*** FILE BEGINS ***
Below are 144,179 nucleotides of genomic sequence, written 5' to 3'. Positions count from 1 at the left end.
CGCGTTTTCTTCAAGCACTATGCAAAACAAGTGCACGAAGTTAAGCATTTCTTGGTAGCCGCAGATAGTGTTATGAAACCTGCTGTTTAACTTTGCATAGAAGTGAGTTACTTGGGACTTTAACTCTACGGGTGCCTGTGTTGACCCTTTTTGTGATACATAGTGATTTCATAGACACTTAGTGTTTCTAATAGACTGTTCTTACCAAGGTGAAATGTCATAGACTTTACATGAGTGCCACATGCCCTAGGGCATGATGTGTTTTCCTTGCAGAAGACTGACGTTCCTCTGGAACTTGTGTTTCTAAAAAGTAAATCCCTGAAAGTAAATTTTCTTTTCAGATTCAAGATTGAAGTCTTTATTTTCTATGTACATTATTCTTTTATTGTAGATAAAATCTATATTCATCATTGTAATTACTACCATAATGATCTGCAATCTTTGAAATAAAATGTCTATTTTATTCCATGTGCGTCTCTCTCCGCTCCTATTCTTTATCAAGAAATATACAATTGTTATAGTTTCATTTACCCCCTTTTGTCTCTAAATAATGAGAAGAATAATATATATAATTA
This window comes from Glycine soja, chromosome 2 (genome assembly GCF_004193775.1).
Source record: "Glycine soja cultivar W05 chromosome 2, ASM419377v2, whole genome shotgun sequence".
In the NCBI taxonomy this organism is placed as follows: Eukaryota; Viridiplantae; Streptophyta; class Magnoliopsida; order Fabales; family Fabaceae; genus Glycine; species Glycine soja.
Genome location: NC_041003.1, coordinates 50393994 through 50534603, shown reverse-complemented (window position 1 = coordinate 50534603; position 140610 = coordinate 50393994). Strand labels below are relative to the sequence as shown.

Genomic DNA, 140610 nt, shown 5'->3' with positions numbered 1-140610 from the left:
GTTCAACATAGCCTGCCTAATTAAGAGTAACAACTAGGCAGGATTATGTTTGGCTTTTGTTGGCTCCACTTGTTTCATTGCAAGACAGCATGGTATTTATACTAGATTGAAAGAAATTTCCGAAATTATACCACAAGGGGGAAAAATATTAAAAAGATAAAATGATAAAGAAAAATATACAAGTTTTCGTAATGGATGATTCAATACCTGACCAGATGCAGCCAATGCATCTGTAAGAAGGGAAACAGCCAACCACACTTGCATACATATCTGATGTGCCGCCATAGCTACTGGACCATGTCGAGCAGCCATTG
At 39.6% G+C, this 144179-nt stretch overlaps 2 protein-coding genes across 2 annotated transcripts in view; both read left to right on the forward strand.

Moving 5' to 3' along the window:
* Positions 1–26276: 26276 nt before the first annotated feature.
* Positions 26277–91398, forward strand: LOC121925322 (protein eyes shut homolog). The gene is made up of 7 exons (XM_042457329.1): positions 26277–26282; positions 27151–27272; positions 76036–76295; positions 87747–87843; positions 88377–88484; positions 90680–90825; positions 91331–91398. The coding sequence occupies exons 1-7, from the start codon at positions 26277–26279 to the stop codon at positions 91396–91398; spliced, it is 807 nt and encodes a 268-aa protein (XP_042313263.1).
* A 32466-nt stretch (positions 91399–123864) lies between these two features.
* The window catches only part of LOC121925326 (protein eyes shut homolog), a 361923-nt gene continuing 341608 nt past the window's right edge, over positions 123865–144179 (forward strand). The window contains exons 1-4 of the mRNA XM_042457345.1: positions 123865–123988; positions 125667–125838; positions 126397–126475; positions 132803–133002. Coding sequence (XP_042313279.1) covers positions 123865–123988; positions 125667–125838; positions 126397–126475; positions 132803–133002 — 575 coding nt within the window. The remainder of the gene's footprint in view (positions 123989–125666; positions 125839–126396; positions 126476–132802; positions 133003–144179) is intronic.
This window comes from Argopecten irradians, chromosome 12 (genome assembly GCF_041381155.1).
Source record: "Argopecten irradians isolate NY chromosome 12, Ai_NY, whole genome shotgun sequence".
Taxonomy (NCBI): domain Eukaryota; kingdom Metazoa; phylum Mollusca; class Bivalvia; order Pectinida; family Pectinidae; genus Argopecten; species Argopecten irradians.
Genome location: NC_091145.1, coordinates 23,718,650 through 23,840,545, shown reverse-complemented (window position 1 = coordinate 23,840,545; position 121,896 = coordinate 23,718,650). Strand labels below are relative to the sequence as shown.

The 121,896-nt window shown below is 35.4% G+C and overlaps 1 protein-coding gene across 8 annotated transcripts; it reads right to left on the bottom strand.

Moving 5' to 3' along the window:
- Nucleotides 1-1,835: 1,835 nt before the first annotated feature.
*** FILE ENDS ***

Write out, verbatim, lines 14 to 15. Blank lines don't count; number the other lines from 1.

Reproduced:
* The window catches only part of LOC121925326 (protein eyes shut homolog), a 361923-nt gene continuing 341608 nt past the window's right edge, over positions 123865–144179 (forward strand). The window contains exons 1-4 of the mRNA XM_042457345.1: positions 123865–123988; positions 125667–125838; positions 126397–126475; positions 132803–133002. Coding sequence (XP_042313279.1) covers positions 123865–123988; positions 125667–125838; positions 126397–126475; positions 132803–133002 — 575 coding nt within the window. The remainder of the gene's footprint in view (positions 123989–125666; positions 125839–126396; positions 126476–132802; positions 133003–144179) is intronic.
This window comes from Argopecten irradians, chromosome 12 (genome assembly GCF_041381155.1).